The Senate voted Thursday to advance a bill repealing two Iraq war power acts as lawmakers work to reassert their authority in military intervention abroad.
A final vote on the bill is expected early next week.
The 68-27 vote Thursday was largely bipartisan, and the bill has 12 Republican co-sponsors.
The White House said earlier Thursday it supports the measure, which would repeal the 1991 and 2002 authorizations for use of force in Iraq. The move would mark a formal conclusion to the conflicts, and a symbolic reassertion of Congress’ ability to declare war.
The measures ending the Gulf and Iraq Wars were advanced last week by the Senate Foreign Relations Committee.
Lawmakers have worked without success in recent years to repeal the AUMFs – authorization for use of military force – that gave the US president broad powers to conduct military operations without approval from Congress.
The 2002 AUMF has been used by successive presidents for military operations beyond its original scope.
Former President Barack Obama used the 2002 measure to justify airstrikes against Islamic State terrorists in Iraq and Syria. Former President Donald Trump cited that AUMF when authorizing the strike that took out Iranian Gen. Qasem Soleimani in Baghdad.
In its statement, the White House said repealing the measure would “have no impact on current US military operations and would support this Administration’s commitment to a strong and comprehensive relationship with our Iraqi partners.”
“President Biden remains committed to working with the Congress to ensure that outdated authorizations for the use of military force are replaced with a narrow and specific framework more appropriate to protecting Americans from modern terrorist threats,” the White House statement said. “Toward that end, the Administration will ensure that Congress has a clear and thorough understanding of the effect of any such action and of the threats facing U.S. forces, personnel, and interests around the world.”
Speaking Thursday, Senate Majority Leader Chuck Schumer called for the Senate to repeal the 1991 and 2002 Authorization of Military Use of Force.
“I hope this year, on the 20th anniversary of the start of the Iraq war, both chambers will finally speak in one voice and send the AUMF repeal to the president’s desk,” Schumer said on the Senate floor.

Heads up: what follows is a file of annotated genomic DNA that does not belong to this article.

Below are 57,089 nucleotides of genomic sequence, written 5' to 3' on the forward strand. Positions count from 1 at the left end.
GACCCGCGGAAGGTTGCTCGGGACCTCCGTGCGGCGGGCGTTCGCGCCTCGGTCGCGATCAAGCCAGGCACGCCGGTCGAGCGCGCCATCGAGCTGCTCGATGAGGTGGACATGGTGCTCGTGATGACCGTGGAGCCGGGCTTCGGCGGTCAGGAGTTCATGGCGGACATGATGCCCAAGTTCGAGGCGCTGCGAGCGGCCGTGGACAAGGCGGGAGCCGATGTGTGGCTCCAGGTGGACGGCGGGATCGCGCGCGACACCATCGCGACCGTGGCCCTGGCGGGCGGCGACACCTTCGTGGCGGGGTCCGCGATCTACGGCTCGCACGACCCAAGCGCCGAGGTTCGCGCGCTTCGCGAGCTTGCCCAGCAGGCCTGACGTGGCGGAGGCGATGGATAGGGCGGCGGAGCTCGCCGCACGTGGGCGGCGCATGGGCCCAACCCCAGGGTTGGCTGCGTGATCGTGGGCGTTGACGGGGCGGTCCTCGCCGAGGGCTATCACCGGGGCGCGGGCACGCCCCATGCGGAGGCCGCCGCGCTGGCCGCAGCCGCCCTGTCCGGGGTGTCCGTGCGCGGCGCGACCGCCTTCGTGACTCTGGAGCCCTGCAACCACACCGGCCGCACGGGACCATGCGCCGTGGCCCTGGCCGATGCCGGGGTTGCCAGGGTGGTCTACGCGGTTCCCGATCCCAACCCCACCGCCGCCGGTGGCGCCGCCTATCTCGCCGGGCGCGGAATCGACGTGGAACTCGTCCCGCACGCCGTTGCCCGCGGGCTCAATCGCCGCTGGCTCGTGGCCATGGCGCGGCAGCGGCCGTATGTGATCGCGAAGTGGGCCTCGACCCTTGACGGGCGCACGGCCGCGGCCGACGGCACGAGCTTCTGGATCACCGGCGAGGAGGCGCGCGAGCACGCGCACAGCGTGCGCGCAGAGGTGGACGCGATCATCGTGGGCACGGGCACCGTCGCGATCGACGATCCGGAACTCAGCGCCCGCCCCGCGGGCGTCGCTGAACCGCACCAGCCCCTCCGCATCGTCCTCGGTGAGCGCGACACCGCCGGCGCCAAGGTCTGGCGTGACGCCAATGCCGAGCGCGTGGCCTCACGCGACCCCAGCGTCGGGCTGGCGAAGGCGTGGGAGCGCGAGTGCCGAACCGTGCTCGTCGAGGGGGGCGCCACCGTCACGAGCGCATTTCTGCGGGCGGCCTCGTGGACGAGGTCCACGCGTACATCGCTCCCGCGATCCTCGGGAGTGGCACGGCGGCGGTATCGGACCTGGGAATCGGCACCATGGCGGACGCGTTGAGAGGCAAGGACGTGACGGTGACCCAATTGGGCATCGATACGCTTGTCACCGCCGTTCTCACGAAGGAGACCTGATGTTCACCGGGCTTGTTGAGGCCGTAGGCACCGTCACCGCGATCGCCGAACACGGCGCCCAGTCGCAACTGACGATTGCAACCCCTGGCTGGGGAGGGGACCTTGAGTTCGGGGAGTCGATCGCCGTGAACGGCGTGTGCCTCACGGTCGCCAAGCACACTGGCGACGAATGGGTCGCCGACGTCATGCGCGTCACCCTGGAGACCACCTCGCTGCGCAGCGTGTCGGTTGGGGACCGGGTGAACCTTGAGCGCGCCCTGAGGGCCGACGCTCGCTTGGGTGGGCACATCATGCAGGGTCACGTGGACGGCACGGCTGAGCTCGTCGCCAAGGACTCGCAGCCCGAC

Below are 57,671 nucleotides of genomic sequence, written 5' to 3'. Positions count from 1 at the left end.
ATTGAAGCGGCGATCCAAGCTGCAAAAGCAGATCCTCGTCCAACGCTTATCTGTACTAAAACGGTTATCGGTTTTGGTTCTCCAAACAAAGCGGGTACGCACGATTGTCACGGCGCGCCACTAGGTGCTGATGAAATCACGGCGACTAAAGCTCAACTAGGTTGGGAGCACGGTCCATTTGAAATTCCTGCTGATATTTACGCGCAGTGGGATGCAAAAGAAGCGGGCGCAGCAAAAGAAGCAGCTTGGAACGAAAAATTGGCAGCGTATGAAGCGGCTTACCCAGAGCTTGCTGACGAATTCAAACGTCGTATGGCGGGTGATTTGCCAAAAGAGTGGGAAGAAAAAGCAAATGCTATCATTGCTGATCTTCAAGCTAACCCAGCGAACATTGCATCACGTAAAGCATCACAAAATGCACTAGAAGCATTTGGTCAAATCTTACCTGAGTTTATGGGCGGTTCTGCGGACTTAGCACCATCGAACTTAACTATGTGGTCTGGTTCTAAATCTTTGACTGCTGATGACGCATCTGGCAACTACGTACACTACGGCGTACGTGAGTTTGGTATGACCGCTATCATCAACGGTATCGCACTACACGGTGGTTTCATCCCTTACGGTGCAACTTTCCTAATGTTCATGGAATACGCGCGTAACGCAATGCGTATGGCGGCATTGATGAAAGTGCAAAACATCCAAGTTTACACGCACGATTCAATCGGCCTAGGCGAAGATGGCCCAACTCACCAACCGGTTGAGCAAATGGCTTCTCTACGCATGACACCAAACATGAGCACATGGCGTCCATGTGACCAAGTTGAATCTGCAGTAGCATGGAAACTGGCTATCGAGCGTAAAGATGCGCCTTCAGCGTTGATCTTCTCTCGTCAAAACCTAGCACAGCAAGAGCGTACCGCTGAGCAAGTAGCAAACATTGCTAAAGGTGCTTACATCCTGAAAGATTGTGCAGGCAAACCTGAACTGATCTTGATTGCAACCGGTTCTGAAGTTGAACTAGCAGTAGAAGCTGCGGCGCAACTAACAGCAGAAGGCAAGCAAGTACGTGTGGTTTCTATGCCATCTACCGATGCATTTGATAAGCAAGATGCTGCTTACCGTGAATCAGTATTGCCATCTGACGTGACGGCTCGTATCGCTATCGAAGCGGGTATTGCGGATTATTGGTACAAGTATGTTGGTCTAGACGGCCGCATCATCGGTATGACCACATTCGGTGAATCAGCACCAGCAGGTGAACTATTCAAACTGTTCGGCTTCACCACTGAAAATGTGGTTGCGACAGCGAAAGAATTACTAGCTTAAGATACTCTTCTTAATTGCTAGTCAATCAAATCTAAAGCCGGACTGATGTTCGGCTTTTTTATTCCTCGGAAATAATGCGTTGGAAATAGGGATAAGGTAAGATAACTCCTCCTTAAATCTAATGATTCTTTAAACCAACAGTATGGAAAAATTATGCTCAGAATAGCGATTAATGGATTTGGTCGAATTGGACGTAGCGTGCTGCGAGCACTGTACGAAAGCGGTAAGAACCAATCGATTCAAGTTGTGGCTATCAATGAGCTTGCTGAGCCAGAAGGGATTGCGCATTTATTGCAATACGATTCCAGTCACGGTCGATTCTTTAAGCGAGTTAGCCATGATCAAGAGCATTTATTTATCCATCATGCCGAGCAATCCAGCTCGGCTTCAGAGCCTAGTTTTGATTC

Schumer said repealing the AUMF is broadly bipartisan, but that there may be a number of amendments on the bill.
“I’m glad that repealing these AUMF has been a genuinely bipartisan effort. I expect we’ll have a number of amendment votes on the floor once the amendment is before us,” he said.
He argued repealing the AUMF would improve the US relationship with Iraq.
“Repealing this AUMF will in any way not hinder our national defense,” Schumer said. “In fact, the repeal is an important step in strengthening our relationship with Iraq.”
A group of lawmakers in Congress has tried unsuccessfully across multiple presidential administrations to repeal the Iraq AUMF, as well as make changes to the 2001 war authorization that was passed three days following the September 11, 2001, terrorist attacks.
Sen. Tim Kaine, a Virginia Democrat who co-authored the repeal with GOP Sen. Todd Young of Indiana, has argued that Congress should first repeal the 2002 Iraq AUMF, and then look to rewrite the 2001 authorization, which authorized US operations against terrorism around the world.
The White House also backed a 2021 bill to repeal the Iraq AUMF that passed with the support of 49 Republicans. But the measure ultimately did not get a vote in the Senate amid opposition from Senate Minority Leader Mitch McConnell.
If the Senate approves the latest resolution to repeal the Iraq AUMF, it’s not yet clear whether the Republican-led House will take up the measure, where the Republican conference includes a mix of defense hawks opposed to curtailing presidential war powers with a more-isolationist wing that would favor repealing the Iraq war authorization.
Kaine told reporters after Thursday’s vote he had not spoken to Speaker Kevin McCarthy about the House voting on the repeal, but said he was confident the measure could pass the House.
“I have not spoken to the speaker, but the House sponsors are very bipartisan, including people that are really close to the speaker,” Kaine said.
Speaking alongside Kaine, Young added: “I know that will be compelling to Speaker McCarthy as he considers next steps.”
This story and headline have been updated with additional developments.
CNN’s Nicky Robertson contributed to this report.